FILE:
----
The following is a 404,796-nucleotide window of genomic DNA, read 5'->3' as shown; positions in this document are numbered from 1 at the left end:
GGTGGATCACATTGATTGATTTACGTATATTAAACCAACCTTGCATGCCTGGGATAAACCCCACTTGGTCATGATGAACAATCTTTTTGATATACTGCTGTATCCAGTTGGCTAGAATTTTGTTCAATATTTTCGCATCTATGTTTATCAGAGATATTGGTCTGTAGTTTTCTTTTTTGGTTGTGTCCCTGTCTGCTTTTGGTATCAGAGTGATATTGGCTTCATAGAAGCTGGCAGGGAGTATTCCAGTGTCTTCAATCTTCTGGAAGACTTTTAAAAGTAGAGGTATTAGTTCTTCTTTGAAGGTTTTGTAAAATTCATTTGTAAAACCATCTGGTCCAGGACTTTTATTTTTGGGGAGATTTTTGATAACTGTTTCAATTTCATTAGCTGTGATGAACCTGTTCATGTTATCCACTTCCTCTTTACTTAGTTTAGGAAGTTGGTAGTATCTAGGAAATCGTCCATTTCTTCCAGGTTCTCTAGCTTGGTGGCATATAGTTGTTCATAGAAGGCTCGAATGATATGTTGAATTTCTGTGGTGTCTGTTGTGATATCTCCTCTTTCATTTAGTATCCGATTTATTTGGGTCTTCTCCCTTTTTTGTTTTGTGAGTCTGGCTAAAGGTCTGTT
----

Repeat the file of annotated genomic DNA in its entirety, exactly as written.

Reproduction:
The following is a 404,796-nucleotide window of genomic DNA, read 5'->3' as shown; positions in this document are numbered from 1 at the left end:
GGTGGATCACATTGATTGATTTACGTATATTAAACCAACCTTGCATGCCTGGGATAAACCCCACTTGGTCATGATGAACAATCTTTTTGATATACTGCTGTATCCAGTTGGCTAGAATTTTGTTCAATATTTTCGCATCTATGTTTATCAGAGATATTGGTCTGTAGTTTTCTTTTTTGGTTGTGTCCCTGTCTGCTTTTGGTATCAGAGTGATATTGGCTTCATAGAAGCTGGCAGGGAGTATTCCAGTGTCTTCAATCTTCTGGAAGACTTTTAAAAGTAGAGGTATTAGTTCTTCTTTGAAGGTTTTGTAAAATTCATTTGTAAAACCATCTGGTCCAGGACTTTTATTTTTGGGGAGATTTTTGATAACTGTTTCAATTTCATTAGCTGTGATGAACCTGTTCATGTTATCCACTTCCTCTTTACTTAGTTTAGGAAGTTGGTAGTATCTAGGAAATCGTCCATTTCTTCCAGGTTCTCTAGCTTGGTGGCATATAGTTGTTCATAGAAGGCTCGAATGATATGTTGAATTTCTGTGGTGTCTGTTGTGATATCTCCTCTTTCATTTAGTATCCGATTTATTTGGGTCTTCTCCCTTTTTTGTTTTGTGAGTCTGGCTAAAGGTCTGTT